(TGO SPOILERS) Ishterebinth

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Francis Buck

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« Reply #90 on: March 07, 2017, 07:51:54 pm »
Pretty sure something about finding out a Ciphrang's name lets you summon it.

Oh, good call! That also dovetails interestingly (in some way I cannot yet fathom) with the Nonmen's concerns that Kellhus might be a "substitution" or some agency of the Outside.

mrganondorf

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Monkhound

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« Reply #92 on: June 26, 2017, 03:59:53 pm »
Another interesting development in the Ishterebinth section:

In chapter 7, we have a PoV of Serwa in which we are explained that she sees everything as unreal/ false, and that only Father (Kellhus) is and has ever been real.

Chapter 12 ends with Serwa seeing Sorweel as real (it's even there in italics) after he intercepts the Chorae aimed at her in mid-air.
Cuts and cuts and cuts...

Wilshire

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« Reply #93 on: June 28, 2017, 03:28:01 am »
What do you think that implies?
What changed in sorweel and what made him similar to Kellhus in her eyes?

At first I was thinking it might be something metaphysical, but actually this might just be a case of mundane affection seen through the eyes of someone unable or unwilling to conconciously aknowledge it
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Monkhound

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« Reply #94 on: June 28, 2017, 06:18:35 am »
We get explained that the Amiolas "weds" the soul of the one wearing it to the soul of a headstrong and self-punishing Ishroi. I suppose Sorweel's soul got "completed" in a way, making him real and thus unalterable.

Edit: ... because she can no longer see the tears in the fabric of reality that make him false.
« Last Edit: June 28, 2017, 06:21:01 am by Monkhound »
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Wilshire

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« Reply #95 on: June 28, 2017, 09:16:01 pm »
Ah, the amiolas. Interesting.
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Monkhound

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« Reply #96 on: June 29, 2017, 06:53:38 am »
Alternatively: When Oirunas breaks the Amiolas, Sorweel experiences death, in a way similar (yet different) to what Kellhus experienced in Caraskand.

I also only now see a weird parallel between Kellhus losing Serw√ę in Caraskand and going mad, and the Nonmen losing their wives/ daughters and going mad. Not sure what to make of that.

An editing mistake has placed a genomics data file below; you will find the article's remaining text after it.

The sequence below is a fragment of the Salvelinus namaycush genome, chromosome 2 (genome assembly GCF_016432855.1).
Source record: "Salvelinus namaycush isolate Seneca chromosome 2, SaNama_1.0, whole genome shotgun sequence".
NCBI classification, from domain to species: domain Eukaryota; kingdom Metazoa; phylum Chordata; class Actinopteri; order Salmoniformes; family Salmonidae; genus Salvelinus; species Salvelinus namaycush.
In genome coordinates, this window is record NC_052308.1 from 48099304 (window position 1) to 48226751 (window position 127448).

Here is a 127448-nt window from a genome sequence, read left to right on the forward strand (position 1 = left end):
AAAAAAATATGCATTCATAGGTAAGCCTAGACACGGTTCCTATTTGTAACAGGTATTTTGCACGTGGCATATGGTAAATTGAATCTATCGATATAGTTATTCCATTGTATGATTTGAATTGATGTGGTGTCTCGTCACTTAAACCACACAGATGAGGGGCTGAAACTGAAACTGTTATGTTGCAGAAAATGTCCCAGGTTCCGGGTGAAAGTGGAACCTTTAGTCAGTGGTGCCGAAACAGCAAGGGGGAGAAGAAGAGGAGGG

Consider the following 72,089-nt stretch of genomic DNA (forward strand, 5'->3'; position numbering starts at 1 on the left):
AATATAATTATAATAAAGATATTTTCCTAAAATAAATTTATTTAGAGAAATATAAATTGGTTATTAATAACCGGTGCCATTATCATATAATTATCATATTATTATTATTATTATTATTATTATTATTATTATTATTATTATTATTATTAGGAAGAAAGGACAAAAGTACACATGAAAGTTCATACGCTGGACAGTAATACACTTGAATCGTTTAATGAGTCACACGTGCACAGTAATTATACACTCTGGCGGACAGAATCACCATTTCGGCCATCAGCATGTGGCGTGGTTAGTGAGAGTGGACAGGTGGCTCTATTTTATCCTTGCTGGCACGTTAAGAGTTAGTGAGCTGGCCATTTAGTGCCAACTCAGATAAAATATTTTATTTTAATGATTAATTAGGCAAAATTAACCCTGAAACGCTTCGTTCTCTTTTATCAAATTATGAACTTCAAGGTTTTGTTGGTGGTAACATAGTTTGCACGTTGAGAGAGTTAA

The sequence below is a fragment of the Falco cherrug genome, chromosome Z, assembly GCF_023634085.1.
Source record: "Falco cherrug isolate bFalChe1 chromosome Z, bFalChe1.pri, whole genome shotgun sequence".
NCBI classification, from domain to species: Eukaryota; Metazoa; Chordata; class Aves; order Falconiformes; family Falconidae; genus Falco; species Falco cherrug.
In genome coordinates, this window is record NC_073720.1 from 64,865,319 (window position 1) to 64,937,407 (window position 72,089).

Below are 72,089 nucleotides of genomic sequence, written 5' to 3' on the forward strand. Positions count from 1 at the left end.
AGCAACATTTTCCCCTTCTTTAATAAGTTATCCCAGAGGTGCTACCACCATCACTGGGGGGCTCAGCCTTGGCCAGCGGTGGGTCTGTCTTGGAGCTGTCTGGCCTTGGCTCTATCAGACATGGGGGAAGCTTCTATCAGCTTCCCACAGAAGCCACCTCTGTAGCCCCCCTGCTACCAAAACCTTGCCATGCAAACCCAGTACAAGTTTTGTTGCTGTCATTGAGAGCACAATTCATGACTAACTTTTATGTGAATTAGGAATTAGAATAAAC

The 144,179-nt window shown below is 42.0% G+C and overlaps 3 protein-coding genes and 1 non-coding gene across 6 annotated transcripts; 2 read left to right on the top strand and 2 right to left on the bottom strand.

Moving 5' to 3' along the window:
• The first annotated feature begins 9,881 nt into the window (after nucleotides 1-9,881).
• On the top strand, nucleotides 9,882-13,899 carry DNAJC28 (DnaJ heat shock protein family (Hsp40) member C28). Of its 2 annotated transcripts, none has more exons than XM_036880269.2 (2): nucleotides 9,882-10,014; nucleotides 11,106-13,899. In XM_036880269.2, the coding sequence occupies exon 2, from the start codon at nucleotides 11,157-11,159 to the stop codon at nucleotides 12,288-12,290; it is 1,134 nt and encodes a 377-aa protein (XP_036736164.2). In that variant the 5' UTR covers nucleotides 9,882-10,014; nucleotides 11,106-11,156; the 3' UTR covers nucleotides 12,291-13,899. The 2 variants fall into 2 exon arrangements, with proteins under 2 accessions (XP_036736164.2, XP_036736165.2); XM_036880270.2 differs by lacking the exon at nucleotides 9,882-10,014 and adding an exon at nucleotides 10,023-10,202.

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Monkhound

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« Reply #97 on: June 30, 2017, 05:57:07 pm »
We get explained that the Amiolas "weds" the soul of the one wearing it to the soul of a headstrong and self-punishing Ishroi. I suppose Sorweel's soul got "completed" in a way, making him real and thus unalterable.

Edit: ... because she can no longer see the tears in the fabric of reality that make him false.

Also: On Page 296, Sorweel is referred to as "the in-between soul that had once been Sorweel". Two pages earlier, Immiriccas's love and wrath "made him whole ".

Edit: and a little later we get the description of Sorweel sharing his memories with Immiriccas's soul, where the last but if the boy Sorweel dies in the Weeping Mountain.
« Last Edit: June 30, 2017, 06:23:35 pm by Monkhound »
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mrganondorf

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« Reply #98 on: January 09, 2021, 06:35:56 pm »
I wonder if the nonmen near the bottom of the well achieved the objective of finding the darkness in between the gods.  The gods come across as eaters of souls (whether heaven or hell) and the nonmen whose souls were reduced to a personality-less fog (not the Tall at the very bottom but the nonmen just before that, the pig-catchers) might just be repugnant enough to avoid consumption.

H

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« Reply #99 on: January 12, 2021, 02:22:53 pm »
I wonder if the nonmen near the bottom of the well achieved the objective of finding the darkness in between the gods.  The gods come across as eaters of souls (whether heaven or hell) and the nonmen whose souls were reduced to a personality-less fog (not the Tall at the very bottom but the nonmen just before that, the pig-catchers) might just be repugnant enough to avoid consumption.

That is an interesting idea, but I think I would maybe run it the other way: the chthonic isolation cuts the Subject off from being part of the Ethical Community (and the Ethical World) and also subverts Identity.  How so?  Well, if we take a basic sort of Hegelian formation, that Identity is Identity not just in relation to The Other, but through The Other as well, what happens where there simply is no Other?

(Also, glad to read you are doing alright in the current moment...)
I am a warrior of ages, Anasurimbor. . . ages. I have dipped my nimil in a thousand hearts. I have ridden both against and for the No-God in the great wars that authored this wilderness. I have scaled the ramparts of great Golgotterath, watched the hearts of High Kings break for fury. -Cet'ingira